There are two areas where Greenshot offers much more than Lightscreen, the first is that it lets you select which window to take a snap of by selecting it, and the second is its inbuilt image editor.
The inbuilt editor lets you edit the image right after capturing it, so you can remove the mouse cursor, crop the image, blur parts of the image you don’t want others to see, highlight the ones you want them to focus on and draw shapes and add text.
Like Lightscreen, Greenshot too is open source, but no portable version is available.
Jing is the simplified version of TechSmith’s SnagIt screenshot tool designed for the casual screenshot taker; i.e., someone who does not need to take a few screenshots every minute.
Some of the main differentiating features it offers, in comparison to the software mentioned above, are video capture support, and online integration.
What webcams do for sharing what’s going on outside your computer, Jing does for what’s happening inside your computer. It can record a video of whatever is happening on screen so you can share it with others.
It also integrates with the Screencast.com web service offered by the creators of the software; which allows easy storage and sharing of screenshots.
Both the software and service are available for free, but also offer more functional paid versions.
Of all the software we have talked about till now, Screenpresso has the most features. If you need to capture and manage many screenshots, Screenpresso is what you might use.
One of the interesting features it offers, that none of the above have is the ability to capture proper window borders in Windows Vista and Windows 7. Instead of capturing the blurry remains of what you can see behind a captured window, it can clean out the title bars.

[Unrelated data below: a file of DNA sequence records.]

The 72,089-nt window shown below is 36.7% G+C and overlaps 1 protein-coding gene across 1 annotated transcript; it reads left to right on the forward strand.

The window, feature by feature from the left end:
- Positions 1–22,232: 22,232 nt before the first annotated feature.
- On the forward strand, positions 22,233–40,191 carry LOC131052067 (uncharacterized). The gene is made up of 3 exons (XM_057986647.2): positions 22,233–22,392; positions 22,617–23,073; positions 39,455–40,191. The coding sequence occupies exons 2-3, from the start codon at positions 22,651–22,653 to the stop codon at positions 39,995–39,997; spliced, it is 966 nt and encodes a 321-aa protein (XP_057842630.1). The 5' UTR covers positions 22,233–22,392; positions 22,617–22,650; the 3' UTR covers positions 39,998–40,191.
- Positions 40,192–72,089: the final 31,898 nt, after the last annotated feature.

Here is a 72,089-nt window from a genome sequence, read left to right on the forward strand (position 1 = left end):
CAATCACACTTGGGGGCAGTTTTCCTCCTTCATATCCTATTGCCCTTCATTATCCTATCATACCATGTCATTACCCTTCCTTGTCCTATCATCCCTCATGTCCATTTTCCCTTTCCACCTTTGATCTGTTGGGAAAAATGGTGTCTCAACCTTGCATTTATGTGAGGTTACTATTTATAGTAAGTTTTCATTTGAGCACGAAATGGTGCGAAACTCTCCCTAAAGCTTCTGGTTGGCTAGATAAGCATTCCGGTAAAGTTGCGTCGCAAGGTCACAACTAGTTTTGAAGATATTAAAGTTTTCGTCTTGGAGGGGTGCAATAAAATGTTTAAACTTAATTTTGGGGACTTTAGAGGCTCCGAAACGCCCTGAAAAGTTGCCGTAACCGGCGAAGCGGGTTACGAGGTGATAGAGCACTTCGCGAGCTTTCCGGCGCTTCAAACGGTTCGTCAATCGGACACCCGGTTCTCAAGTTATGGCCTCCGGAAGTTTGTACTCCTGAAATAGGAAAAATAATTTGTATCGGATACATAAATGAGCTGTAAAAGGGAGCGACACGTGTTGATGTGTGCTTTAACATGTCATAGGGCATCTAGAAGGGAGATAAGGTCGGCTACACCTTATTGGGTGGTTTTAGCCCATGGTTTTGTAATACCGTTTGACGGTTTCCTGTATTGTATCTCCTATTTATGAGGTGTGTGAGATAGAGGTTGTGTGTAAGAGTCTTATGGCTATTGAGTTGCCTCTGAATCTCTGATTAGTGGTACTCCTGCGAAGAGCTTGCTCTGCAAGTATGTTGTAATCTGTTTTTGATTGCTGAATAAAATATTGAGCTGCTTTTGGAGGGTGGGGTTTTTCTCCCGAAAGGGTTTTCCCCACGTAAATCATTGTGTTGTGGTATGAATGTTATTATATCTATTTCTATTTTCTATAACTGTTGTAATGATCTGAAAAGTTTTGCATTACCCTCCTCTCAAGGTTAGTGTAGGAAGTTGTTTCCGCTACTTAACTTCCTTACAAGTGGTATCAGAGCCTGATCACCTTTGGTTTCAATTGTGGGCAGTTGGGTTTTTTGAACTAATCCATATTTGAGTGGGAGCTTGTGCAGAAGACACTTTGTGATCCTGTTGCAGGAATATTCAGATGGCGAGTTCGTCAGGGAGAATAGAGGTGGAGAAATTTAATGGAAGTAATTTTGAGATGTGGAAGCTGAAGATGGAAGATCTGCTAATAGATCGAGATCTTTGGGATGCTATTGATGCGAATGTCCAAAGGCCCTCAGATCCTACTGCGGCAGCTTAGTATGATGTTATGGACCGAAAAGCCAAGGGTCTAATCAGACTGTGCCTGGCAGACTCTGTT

Want to capture a window that has a lot of content accessible only by scrolling the contents? Screenpresso can do that. Want to share stuff with multiple services, YouTube, Twitter, Flickr, Dropbox, etc., you can do that as well.
Screenpresso too has a paid version that unlocks some of the features such as high quality video recording and much more.
ZScreen is the mother of all screenshot applications. It’s so bursting with features that we dare not mention all — not much point anyway, but the time you finish reading this, a few more would probably have been added. Lets instead mention one major feature that the previous two software have had but it doesn’t – video recording.
You can get lost in the number of options it supports. In fact, it supports so many online services for uploading that it actually offers a separate software called ZUploader just for that purpose.
So if one of the above software suffices for your needs, we’d say go for it. If you still feel like you are missing some functionality, check out ZScreen. It is once again totally free and open source, so you can ask your grandma to add features if there are still some missing.
Your favorite tool isn’t listed? Mention it in the comments! You’re abandoning you current tool to pick one of these? The world needs to know, comment below.